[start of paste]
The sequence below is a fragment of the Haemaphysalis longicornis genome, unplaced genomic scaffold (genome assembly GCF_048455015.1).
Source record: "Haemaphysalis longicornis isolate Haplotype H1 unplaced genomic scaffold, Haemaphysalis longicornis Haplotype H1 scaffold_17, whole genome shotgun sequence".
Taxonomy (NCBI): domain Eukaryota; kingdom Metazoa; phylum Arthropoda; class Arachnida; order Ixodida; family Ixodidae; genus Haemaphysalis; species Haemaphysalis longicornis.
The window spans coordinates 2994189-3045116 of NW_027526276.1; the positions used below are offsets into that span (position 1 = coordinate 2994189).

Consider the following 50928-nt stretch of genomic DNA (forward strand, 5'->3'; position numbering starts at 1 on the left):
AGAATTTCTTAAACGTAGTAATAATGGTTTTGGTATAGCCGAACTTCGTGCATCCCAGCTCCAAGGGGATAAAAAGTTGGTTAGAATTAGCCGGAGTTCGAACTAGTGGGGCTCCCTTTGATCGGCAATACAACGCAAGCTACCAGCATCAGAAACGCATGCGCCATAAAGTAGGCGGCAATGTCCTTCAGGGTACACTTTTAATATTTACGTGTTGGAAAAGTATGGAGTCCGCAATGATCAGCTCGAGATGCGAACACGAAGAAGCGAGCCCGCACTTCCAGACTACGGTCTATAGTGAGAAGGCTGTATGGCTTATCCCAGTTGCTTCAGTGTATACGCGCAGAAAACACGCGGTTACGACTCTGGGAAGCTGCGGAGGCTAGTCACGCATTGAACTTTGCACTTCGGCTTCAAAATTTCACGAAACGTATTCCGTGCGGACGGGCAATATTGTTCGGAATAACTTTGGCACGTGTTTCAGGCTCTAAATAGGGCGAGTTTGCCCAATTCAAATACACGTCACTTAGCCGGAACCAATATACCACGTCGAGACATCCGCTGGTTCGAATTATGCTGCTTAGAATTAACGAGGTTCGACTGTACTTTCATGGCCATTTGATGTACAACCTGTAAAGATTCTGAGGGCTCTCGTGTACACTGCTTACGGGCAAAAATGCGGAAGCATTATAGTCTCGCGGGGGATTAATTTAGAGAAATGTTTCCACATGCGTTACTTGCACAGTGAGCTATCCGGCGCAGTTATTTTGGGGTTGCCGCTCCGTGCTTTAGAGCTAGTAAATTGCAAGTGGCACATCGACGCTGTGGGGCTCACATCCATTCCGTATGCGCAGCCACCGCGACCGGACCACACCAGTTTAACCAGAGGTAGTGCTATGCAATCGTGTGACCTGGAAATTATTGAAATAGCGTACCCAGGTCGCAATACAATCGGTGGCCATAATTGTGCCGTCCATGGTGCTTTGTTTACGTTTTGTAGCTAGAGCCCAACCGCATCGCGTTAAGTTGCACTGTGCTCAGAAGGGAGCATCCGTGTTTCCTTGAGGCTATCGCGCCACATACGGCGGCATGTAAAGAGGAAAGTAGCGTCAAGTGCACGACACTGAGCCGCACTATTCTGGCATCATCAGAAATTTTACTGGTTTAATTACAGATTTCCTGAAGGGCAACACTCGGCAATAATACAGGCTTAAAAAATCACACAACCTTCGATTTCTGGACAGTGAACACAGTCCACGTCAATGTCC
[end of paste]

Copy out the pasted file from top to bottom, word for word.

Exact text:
The sequence below is a fragment of the Haemaphysalis longicornis genome, unplaced genomic scaffold (genome assembly GCF_048455015.1).
Source record: "Haemaphysalis longicornis isolate Haplotype H1 unplaced genomic scaffold, Haemaphysalis longicornis Haplotype H1 scaffold_17, whole genome shotgun sequence".
Taxonomy (NCBI): domain Eukaryota; kingdom Metazoa; phylum Arthropoda; class Arachnida; order Ixodida; family Ixodidae; genus Haemaphysalis; species Haemaphysalis longicornis.
The window spans coordinates 2994189-3045116 of NW_027526276.1; the positions used below are offsets into that span (position 1 = coordinate 2994189).

Consider the following 50928-nt stretch of genomic DNA (forward strand, 5'->3'; position numbering starts at 1 on the left):
AGAATTTCTTAAACGTAGTAATAATGGTTTTGGTATAGCCGAACTTCGTGCATCCCAGCTCCAAGGGGATAAAAAGTTGGTTAGAATTAGCCGGAGTTCGAACTAGTGGGGCTCCCTTTGATCGGCAATACAACGCAAGCTACCAGCATCAGAAACGCATGCGCCATAAAGTAGGCGGCAATGTCCTTCAGGGTACACTTTTAATATTTACGTGTTGGAAAAGTATGGAGTCCGCAATGATCAGCTCGAGATGCGAACACGAAGAAGCGAGCCCGCACTTCCAGACTACGGTCTATAGTGAGAAGGCTGTATGGCTTATCCCAGTTGCTTCAGTGTATACGCGCAGAAAACACGCGGTTACGACTCTGGGAAGCTGCGGAGGCTAGTCACGCATTGAACTTTGCACTTCGGCTTCAAAATTTCACGAAACGTATTCCGTGCGGACGGGCAATATTGTTCGGAATAACTTTGGCACGTGTTTCAGGCTCTAAATAGGGCGAGTTTGCCCAATTCAAATACACGTCACTTAGCCGGAACCAATATACCACGTCGAGACATCCGCTGGTTCGAATTATGCTGCTTAGAATTAACGAGGTTCGACTGTACTTTCATGGCCATTTGATGTACAACCTGTAAAGATTCTGAGGGCTCTCGTGTACACTGCTTACGGGCAAAAATGCGGAAGCATTATAGTCTCGCGGGGGATTAATTTAGAGAAATGTTTCCACATGCGTTACTTGCACAGTGAGCTATCCGGCGCAGTTATTTTGGGGTTGCCGCTCCGTGCTTTAGAGCTAGTAAATTGCAAGTGGCACATCGACGCTGTGGGGCTCACATCCATTCCGTATGCGCAGCCACCGCGACCGGACCACACCAGTTTAACCAGAGGTAGTGCTATGCAATCGTGTGACCTGGAAATTATTGAAATAGCGTACCCAGGTCGCAATACAATCGGTGGCCATAATTGTGCCGTCCATGGTGCTTTGTTTACGTTTTGTAGCTAGAGCCCAACCGCATCGCGTTAAGTTGCACTGTGCTCAGAAGGGAGCATCCGTGTTTCCTTGAGGCTATCGCGCCACATACGGCGGCATGTAAAGAGGAAAGTAGCGTCAAGTGCACGACACTGAGCCGCACTATTCTGGCATCATCAGAAATTTTACTGGTTTAATTACAGATTTCCTGAAGGGCAACACTCGGCAATAATACAGGCTTAAAAAATCACACAACCTTCGATTTCTGGACAGTGAACACAGTCCACGTCAATGTCC